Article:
Martin Hall Resident is Concerned Over Facility Response


The front steps and entrance of Resident dorm Martin Hall. Marin Circle sits in the foreground, where the shuttle stops and goes as does cars. (Kat Plescia)

Kat Plescia

As young adults, the transition into college living brings a plethora of challenges. A primary change that causes challenges is when students make the move to on-campus living. While dorming on campus is exciting, students are faced with a handful of housing obligations. 

This type of living mimics an adult situation of renting an apartment from a landlord. In our circumstance, a resident student is the renter as Pace University is the landlord.

College naturally sets students up for what’s to come in the real world, on-campus housing gives students a small taste of what renting an apartment is like.

In respect to the college or university, students are made aware of various rules and regulations that are set in place to ensure the safety of the individual and those around them. On the other hand, students expect this type of respect and accommodations to be met on their end as well.

This past week, Martin Hall resident, Wesley Brown, had a startling smell leak into his dorm room.

“I’m sitting in my room and all the sudden I smell this intense stove/gas smell,” Brown recalled. 

Alarmed by the smell of a potential gas leak, Brown rushed down to the lobby and used the university emergency phone to alert security. The security guard on the phone quickly dismissed Brown’s injunction.

Brown adds,“He said he couldn’t help me and dismissed me. He didn’t even ask for my name.” 

Unable to gain the help of campus security, Brown sought out an Martin Hall RA to find a solution. Close to the midnight hour, an RD checked up on the room to find the smell gone.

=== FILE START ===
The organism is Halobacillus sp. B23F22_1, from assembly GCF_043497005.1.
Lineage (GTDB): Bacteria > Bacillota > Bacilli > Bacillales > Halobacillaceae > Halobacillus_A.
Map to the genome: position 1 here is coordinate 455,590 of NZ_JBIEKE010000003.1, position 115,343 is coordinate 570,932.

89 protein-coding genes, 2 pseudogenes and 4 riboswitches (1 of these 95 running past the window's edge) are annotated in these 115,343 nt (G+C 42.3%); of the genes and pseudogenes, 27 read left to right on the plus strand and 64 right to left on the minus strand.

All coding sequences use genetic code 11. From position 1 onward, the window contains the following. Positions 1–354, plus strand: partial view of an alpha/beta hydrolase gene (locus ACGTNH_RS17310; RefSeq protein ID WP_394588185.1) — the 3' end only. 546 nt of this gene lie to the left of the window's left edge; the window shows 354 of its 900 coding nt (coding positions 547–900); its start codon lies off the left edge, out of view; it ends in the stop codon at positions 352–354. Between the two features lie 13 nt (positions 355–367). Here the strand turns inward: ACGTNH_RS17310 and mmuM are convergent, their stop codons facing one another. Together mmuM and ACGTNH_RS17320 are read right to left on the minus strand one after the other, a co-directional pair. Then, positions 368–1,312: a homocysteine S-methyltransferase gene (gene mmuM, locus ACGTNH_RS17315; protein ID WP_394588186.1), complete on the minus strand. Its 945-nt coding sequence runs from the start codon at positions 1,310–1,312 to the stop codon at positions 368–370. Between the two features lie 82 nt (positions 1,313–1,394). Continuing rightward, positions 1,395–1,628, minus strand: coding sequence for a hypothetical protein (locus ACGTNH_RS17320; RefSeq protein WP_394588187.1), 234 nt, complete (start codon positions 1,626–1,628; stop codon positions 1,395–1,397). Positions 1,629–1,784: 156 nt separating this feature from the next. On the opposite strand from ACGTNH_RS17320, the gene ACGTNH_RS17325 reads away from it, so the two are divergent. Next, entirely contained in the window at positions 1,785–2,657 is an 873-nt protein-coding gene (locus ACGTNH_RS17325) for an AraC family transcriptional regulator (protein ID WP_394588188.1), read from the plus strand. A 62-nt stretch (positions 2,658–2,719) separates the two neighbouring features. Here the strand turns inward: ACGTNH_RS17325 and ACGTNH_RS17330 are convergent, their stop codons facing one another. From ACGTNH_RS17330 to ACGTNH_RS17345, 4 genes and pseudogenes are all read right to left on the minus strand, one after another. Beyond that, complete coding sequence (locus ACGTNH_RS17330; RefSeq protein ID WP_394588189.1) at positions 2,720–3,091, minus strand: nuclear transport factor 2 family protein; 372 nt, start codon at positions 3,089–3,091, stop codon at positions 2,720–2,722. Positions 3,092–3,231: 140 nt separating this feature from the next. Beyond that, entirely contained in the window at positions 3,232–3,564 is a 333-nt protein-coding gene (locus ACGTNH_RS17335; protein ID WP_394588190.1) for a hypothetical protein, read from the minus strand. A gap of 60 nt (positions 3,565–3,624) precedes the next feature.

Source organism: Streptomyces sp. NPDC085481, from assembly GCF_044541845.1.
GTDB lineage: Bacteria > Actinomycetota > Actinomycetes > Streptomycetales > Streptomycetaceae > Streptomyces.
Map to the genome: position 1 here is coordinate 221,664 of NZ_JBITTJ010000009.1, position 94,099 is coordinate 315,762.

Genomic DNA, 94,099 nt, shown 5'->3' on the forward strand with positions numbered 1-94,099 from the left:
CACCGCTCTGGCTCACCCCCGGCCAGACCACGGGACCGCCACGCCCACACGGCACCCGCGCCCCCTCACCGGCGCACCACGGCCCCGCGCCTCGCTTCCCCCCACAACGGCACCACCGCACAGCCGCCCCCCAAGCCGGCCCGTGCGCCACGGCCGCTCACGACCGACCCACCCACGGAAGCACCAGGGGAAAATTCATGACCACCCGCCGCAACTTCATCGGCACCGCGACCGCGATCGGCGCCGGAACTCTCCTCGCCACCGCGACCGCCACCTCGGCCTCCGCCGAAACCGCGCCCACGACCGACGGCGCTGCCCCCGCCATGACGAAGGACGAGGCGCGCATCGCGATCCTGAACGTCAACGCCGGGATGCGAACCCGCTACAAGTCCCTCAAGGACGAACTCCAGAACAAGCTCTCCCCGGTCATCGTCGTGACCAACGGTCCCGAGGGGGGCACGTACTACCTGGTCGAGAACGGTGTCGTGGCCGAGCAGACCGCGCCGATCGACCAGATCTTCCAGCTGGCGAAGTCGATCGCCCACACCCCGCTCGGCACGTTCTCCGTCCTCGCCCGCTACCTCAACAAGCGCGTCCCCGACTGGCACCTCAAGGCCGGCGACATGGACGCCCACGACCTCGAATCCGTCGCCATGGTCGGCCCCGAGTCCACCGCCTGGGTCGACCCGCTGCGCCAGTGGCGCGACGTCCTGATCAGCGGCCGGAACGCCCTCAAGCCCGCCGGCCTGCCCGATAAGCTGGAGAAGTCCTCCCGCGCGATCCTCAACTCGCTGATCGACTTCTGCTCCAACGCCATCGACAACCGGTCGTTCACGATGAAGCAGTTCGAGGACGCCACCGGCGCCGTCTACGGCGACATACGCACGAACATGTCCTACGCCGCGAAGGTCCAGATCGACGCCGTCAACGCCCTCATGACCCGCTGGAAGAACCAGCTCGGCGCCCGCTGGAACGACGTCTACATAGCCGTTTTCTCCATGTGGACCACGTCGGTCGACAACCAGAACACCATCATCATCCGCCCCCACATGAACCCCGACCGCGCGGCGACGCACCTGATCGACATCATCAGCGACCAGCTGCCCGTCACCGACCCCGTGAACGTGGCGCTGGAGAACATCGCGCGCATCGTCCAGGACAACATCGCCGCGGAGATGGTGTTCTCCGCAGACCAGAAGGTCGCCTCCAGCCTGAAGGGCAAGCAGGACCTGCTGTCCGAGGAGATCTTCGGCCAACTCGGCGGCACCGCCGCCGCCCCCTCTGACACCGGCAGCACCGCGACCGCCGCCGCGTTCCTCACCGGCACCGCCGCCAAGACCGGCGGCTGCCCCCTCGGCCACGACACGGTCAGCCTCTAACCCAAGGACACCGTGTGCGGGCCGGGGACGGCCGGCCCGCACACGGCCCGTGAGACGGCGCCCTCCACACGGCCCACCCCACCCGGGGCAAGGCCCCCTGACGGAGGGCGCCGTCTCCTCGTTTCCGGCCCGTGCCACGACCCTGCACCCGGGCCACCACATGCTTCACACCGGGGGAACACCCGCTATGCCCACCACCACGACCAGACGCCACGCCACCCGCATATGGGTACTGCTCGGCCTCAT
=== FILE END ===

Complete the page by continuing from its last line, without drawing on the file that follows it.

While the mystery remains whether or not there was a gas leak of some sort occurring in Brown’s room, the issue of facility response time is sorely lacking. Dating back to the original security call to the RD check-up, it took the dorm hall nearly four hours to respond. 

In the end, Brown has not heard from security since the emergency call and no follow-up has occurred. As residents, paying up to eight grand in housing fees, students expect to be under the constant care of university facilities. 

Dilemmas like Brown’s are not uncommon. Faulty stoves in townhouses will be ignored for months, toilets continue to clog and leak, washing machines remain out of order for weeks, and other facility complications plague the dorm halls of Pleasantville.

While this situation allows campus residents to get a sense of the real world and dealing with rental issues, the university must begin to acknowledge and fix the vast drawbacks that students face in the dorms. Regardless of urgency or hazard, each problem should be met with equal concern.